Political Communication

Political Communication, which operates at the intersection of the fields of Communication and Political Science, is concerned how political leaders and elites, organizations like news media and interest groups, and citizens exchange and interpret messages within and among each category about matters of public policy and governance. Political communication research may examine the factors influencing communication, the impact that communication has on recipients or bystanders, at many different levels of observation, including individuals, groups, and societies.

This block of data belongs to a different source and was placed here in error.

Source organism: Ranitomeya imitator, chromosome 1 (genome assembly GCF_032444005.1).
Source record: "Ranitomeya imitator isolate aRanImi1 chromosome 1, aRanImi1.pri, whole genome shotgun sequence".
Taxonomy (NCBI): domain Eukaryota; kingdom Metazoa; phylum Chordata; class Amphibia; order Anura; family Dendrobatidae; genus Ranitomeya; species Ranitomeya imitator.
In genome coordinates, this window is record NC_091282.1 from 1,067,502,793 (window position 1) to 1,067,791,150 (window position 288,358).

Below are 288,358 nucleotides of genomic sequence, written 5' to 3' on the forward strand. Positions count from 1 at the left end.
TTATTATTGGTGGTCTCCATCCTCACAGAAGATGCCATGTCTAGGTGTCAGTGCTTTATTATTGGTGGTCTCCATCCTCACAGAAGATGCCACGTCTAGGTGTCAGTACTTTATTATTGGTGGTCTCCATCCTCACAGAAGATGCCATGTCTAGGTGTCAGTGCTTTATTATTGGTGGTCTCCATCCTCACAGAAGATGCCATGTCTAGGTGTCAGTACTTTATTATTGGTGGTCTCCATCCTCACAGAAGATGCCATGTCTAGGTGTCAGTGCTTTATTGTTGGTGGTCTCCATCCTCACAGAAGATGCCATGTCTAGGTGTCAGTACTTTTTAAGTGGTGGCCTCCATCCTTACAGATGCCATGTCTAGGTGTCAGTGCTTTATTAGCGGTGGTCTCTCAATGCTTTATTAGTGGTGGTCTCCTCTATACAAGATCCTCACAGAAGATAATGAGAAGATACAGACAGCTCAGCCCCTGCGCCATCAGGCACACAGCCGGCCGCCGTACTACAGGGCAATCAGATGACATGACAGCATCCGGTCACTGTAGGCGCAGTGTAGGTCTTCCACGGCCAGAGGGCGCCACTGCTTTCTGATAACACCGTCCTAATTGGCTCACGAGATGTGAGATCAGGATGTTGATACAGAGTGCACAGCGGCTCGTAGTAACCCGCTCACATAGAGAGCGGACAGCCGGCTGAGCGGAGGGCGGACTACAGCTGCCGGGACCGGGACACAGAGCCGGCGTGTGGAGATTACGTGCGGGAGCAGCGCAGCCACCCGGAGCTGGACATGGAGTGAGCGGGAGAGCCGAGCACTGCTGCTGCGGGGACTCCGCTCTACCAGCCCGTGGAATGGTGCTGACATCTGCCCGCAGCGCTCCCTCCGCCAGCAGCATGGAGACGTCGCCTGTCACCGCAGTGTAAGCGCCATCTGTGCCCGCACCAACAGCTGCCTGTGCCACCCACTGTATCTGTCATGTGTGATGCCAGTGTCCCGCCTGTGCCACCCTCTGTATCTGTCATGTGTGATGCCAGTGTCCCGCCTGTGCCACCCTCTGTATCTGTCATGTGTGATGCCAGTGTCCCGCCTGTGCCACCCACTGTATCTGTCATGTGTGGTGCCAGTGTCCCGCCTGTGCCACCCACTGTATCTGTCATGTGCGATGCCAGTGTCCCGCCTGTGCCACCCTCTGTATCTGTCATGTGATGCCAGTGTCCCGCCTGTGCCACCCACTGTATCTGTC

Recent research conducted in this area by School of Communication faculty has examined:

  • Political processes in social network settings

  • The implications of political disagreement in social interaction

  • Online political communication in non-democratic or authoritarian countries

  • Media and international conflict

  • Political communication across national and cultural contexts

  • Political communication and the politics of science

  • Influence of unconscious cognitive processes on political persuasion

  • Causes and implications of selective exposure to partisan viewpoints

  • Communicative causes of affective polarization

  • The role of traditional and online media in political learning and misperceptions

  • Influence of technological change on political communication processes

  • Social movement communication

For more information about research at the School in this area, visit the OSU Communication, Opinion, and Political Studies Group blog.